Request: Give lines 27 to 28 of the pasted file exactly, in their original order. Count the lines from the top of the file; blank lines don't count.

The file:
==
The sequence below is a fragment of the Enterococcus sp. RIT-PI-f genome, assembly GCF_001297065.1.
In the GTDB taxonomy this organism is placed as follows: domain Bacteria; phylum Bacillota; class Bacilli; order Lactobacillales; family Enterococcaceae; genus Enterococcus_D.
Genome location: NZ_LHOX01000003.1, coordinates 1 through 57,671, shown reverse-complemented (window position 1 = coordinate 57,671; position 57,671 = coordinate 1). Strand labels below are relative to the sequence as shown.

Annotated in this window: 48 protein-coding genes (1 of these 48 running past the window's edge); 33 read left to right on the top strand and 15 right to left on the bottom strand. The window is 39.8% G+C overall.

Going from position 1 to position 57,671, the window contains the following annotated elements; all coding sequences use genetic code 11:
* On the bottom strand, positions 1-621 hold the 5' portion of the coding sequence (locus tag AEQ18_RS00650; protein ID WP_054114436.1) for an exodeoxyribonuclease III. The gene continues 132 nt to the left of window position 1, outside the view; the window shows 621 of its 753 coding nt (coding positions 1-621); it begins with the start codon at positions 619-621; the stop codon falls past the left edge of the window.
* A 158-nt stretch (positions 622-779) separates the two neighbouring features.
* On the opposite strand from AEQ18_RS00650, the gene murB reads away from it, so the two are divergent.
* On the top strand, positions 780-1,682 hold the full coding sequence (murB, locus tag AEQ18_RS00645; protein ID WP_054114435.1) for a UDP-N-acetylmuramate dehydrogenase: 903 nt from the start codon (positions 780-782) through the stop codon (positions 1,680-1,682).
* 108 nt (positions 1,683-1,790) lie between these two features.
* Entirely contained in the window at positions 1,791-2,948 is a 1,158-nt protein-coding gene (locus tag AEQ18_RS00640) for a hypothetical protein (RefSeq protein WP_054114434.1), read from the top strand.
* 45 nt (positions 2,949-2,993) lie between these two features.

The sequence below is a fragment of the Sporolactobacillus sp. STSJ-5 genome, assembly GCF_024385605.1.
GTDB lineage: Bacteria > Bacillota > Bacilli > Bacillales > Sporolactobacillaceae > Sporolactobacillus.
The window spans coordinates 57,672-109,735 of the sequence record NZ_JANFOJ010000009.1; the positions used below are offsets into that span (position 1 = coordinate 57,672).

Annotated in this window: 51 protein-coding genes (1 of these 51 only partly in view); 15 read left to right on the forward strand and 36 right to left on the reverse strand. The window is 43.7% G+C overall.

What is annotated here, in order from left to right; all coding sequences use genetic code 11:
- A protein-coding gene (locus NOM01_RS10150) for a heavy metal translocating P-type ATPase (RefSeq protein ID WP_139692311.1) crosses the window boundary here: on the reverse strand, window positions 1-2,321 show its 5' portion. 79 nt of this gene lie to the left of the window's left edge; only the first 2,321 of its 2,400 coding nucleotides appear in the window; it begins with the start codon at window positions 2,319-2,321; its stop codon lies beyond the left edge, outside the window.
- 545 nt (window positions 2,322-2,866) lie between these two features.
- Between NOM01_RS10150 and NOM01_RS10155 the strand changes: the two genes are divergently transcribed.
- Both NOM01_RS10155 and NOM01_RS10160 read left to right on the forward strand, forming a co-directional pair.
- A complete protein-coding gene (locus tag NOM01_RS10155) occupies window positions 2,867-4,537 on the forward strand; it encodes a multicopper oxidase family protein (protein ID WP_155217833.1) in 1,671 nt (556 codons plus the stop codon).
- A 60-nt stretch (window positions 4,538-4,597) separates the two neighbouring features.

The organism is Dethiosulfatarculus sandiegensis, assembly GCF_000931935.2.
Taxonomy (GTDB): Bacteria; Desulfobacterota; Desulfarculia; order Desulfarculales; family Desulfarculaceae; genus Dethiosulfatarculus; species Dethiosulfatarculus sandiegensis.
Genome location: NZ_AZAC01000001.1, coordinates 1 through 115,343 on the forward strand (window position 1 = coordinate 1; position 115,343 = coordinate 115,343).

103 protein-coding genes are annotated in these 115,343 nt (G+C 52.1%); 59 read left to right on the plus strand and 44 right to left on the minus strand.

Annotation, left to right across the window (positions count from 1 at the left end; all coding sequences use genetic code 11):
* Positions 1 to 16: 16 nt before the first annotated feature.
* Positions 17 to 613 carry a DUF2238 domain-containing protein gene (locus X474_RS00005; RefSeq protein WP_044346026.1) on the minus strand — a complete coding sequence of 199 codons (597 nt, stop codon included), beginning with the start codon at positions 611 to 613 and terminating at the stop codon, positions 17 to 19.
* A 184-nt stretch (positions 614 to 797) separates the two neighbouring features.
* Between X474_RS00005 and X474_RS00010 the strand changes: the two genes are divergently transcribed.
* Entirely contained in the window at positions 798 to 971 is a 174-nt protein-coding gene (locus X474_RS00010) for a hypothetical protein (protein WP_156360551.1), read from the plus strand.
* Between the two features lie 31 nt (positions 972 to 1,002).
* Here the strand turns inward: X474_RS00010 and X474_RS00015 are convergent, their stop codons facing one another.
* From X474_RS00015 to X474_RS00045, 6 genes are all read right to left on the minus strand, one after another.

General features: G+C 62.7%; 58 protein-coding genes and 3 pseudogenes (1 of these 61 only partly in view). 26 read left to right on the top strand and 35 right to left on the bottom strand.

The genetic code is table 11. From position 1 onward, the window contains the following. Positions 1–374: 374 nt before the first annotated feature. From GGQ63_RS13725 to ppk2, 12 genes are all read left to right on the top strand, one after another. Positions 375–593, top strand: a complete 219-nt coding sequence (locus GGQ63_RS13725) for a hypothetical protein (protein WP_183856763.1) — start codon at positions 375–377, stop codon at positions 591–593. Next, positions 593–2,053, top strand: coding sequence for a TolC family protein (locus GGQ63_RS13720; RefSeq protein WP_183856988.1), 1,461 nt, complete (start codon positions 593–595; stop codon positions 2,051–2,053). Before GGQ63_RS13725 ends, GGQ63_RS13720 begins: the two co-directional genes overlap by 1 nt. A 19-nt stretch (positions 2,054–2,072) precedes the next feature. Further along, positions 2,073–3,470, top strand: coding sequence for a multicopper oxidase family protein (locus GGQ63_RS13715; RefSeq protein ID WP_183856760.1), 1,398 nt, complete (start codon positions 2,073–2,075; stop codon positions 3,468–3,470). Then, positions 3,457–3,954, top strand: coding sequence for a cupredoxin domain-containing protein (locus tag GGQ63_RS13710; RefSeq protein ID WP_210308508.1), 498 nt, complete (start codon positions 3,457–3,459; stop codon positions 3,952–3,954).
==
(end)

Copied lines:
103 protein-coding genes are annotated in these 115,343 nt (G+C 52.1%); 59 read left to right on the plus strand and 44 right to left on the minus strand.

Annotation, left to right across the window (positions count from 1 at the left end; all coding sequences use genetic code 11):